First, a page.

The National Bank of Ukraine (NBU) will appeal the court decision on the termination of Ihor Kolomoisky's surety agreement.
"The National Bank of Ukraine is indignant over the judgement of the Pechersk District Court of Kyiv from April 20 to terminate the agreement of Ihor Kolomoisky's surety for refinancing loans obtained by PrivatBank before the government has entered the bank's capital," the NBU wrote on Facebook.
It is reported in 2015, Ihor Kolomoisky, one of the bank's owners at the time, entered into personal surety agreements with the National Bank of Ukraine for the repayment of five refinancing loans granted to PrivatBank in the period from 2008 to 2014.
"In doing so, he undertook personal liability for the repayment of the bank's debts to the NBU currently amounting to UAH 9.2 billion," reads the report.
"Ihor Kolomoisky has demonstrated his unwillingness to fulfil his undertaken obligations voluntarily despite the grave consequences the state of Ukraine would be forced to face as a result of his actions. In September 2017, to avoid his joint and several obligations, he took legal action seeking to terminate the surety agreements. Today's court decision has not yet come into legal force and will, certainly, be appealed against," reported Viktor Hryhorchuk, Head of the NBU's Claims Office at the Legal Department.
The National Bank is concerned with the outcomes of trials in the courts of the first instance, as this is already the third decision not in favour of the state in the last three days.
"This yet another court decision creates legal uncertainty and, consequently, potential risks for the future financial stability of Ukraine. This decision also makes it more difficult to protect the state interests in legal proceedings for the compensation of damages inflicted by former owners of PrivatBank to the bank itself and the state that are pending in other jurisdictions," added Hryhorchuk.
"It should be reminded that in 2018, the National Bank of Ukraine filed four actions to Ukrainian courts and one action to the Court of First Instance in Geneva, Switzerland, seeking the repayment of PrivatBank's refinancing loans by Ihor Kolomoisky. On March 19, 2019, the Supreme Court of Ukraine sustained the NBU's cassation appeals and obliged the Dnipropetrovsk Oblast Commercial Court to adjudicate the said claims. The NBU will continue to take the legal remedy as necessary to secure the repayment of these funds by Ihor Kolomoisky," the NBU added.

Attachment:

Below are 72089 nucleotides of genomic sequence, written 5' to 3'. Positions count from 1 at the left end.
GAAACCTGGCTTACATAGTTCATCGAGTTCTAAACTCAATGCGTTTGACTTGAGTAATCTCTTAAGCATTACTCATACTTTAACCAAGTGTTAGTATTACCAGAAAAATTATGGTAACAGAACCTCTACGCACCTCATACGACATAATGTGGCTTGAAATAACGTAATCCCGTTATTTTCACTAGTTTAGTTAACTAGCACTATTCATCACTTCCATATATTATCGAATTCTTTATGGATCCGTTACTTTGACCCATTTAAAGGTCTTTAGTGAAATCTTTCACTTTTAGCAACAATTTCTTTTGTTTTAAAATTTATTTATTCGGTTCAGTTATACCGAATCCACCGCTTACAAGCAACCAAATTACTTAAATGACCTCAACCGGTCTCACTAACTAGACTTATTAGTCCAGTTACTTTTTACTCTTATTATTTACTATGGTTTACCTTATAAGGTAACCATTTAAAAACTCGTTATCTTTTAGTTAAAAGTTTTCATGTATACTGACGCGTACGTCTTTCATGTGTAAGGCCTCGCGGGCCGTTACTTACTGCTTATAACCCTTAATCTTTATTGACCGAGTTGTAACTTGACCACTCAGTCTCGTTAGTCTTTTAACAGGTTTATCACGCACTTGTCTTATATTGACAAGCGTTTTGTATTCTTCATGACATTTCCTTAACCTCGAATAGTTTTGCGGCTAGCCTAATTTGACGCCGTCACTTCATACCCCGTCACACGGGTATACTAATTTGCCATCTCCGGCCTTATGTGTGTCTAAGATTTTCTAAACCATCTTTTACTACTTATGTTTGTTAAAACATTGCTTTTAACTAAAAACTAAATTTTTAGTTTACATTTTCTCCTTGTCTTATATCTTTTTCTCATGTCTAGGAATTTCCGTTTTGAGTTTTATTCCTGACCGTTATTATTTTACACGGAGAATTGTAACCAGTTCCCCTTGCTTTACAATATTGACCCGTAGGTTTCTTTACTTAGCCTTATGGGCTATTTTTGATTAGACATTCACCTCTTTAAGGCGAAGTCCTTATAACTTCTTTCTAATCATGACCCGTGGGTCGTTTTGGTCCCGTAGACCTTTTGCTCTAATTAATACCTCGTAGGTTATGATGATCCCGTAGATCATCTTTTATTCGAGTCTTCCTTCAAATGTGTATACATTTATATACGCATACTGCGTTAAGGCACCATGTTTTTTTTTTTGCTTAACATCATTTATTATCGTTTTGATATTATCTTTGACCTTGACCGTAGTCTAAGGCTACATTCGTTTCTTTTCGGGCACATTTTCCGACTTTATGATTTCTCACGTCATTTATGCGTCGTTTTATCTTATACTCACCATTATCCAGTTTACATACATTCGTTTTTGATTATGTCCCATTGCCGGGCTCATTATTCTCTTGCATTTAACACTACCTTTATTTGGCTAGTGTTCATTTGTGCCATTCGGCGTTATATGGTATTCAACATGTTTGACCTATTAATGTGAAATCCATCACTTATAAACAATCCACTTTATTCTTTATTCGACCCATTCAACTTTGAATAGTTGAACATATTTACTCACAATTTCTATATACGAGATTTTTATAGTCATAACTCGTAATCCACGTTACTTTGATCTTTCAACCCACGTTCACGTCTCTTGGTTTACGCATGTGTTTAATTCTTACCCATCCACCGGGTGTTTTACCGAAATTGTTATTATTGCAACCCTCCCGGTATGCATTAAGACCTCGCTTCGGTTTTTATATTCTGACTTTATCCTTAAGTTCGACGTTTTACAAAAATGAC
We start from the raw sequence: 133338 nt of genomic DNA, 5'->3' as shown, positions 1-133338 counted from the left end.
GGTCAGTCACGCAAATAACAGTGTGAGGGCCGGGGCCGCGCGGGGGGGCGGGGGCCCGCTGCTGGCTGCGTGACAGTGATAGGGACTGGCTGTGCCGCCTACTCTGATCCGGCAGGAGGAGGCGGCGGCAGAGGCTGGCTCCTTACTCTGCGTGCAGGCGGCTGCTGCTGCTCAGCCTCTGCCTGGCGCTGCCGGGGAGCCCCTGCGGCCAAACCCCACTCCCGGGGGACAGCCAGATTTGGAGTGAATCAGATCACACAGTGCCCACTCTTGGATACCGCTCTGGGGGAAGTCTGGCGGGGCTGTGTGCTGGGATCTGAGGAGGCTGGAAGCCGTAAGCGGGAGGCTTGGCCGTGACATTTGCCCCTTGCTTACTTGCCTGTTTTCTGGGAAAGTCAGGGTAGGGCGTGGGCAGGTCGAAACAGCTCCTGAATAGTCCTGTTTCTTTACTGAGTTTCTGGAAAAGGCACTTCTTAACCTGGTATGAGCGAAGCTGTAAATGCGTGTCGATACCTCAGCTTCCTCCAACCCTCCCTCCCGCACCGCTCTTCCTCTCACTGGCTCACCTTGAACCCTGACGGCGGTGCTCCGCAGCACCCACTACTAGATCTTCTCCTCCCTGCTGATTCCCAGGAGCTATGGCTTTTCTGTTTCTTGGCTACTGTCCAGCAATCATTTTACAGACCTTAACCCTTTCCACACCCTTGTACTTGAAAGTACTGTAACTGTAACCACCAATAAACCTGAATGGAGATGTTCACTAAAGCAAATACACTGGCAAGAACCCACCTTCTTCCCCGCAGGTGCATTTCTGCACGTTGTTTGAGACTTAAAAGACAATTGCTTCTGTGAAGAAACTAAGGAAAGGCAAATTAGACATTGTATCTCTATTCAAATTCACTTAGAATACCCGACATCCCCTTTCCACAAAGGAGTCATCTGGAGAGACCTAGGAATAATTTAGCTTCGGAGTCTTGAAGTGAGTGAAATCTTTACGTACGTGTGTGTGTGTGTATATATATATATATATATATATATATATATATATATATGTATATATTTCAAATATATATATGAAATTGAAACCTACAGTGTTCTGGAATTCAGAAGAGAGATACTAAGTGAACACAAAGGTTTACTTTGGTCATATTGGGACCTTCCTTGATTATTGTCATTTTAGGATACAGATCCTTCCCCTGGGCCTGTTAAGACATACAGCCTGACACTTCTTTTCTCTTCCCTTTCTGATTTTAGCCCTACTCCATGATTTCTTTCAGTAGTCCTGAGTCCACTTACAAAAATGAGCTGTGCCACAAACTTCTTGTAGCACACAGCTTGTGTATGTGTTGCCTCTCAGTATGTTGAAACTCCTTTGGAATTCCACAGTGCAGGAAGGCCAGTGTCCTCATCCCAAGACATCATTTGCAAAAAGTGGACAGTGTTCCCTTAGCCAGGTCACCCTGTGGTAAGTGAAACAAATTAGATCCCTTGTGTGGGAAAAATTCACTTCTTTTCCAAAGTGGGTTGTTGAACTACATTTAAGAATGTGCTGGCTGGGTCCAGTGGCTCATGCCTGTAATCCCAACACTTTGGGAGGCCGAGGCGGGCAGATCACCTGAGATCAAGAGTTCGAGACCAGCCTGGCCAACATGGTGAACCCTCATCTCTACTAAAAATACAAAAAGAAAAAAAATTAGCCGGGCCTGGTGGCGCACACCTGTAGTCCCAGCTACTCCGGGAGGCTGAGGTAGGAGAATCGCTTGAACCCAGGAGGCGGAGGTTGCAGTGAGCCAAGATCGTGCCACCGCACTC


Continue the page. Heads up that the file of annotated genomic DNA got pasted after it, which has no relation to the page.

As UNIAN reported earlier, the Cabinet of Ministers in December 2016 decided to nationalize PrivatBank, guided by the recommendations of the National Security and Defense Council. Before nationalization, the key shareholders of the bank were businessman Ihor Kolomoisky and his partner Gennadiy Bogolyubov.
On April 18, 2019, the Kyiv District Administrative Court declared unlawful and overturned the decision of 2016 to withdraw the "insolvent" PrivatBank from the market with the participation of the state. The full text of the decision will be announced by the college of judges within 10 days.
According to a joint statement by the National Bank, the Ministry of Finance and PrivatBank, the return of the financial institution to its former owners through the cancellation of the nationalization decision is impossible. Also, the NBU reported its intentions to appeal the ruling within the prescribed time frame, or within 30 days from the receipt of the full text.
Chairman of the bank board, Peter Krumhansl, assured that the first instance court ruling rolling back nationalization would not affect the bank's work. According to him, the bank is operating as usual, its liquidity today is almost 100% and there are no emergency situations recorded, including massive withdrawals of money from the accounts, and limits on such operations.
Ukraine's international partners, in particular the European Bank for Reconstruction and Development, the World Bank and the U.S. Embassy made statements on support for the nationalization of PrivatBank, as well as on the importance of indemnifying the losses by the former owners of bankrupt banks, and on intentions to closely monitor developments in this area.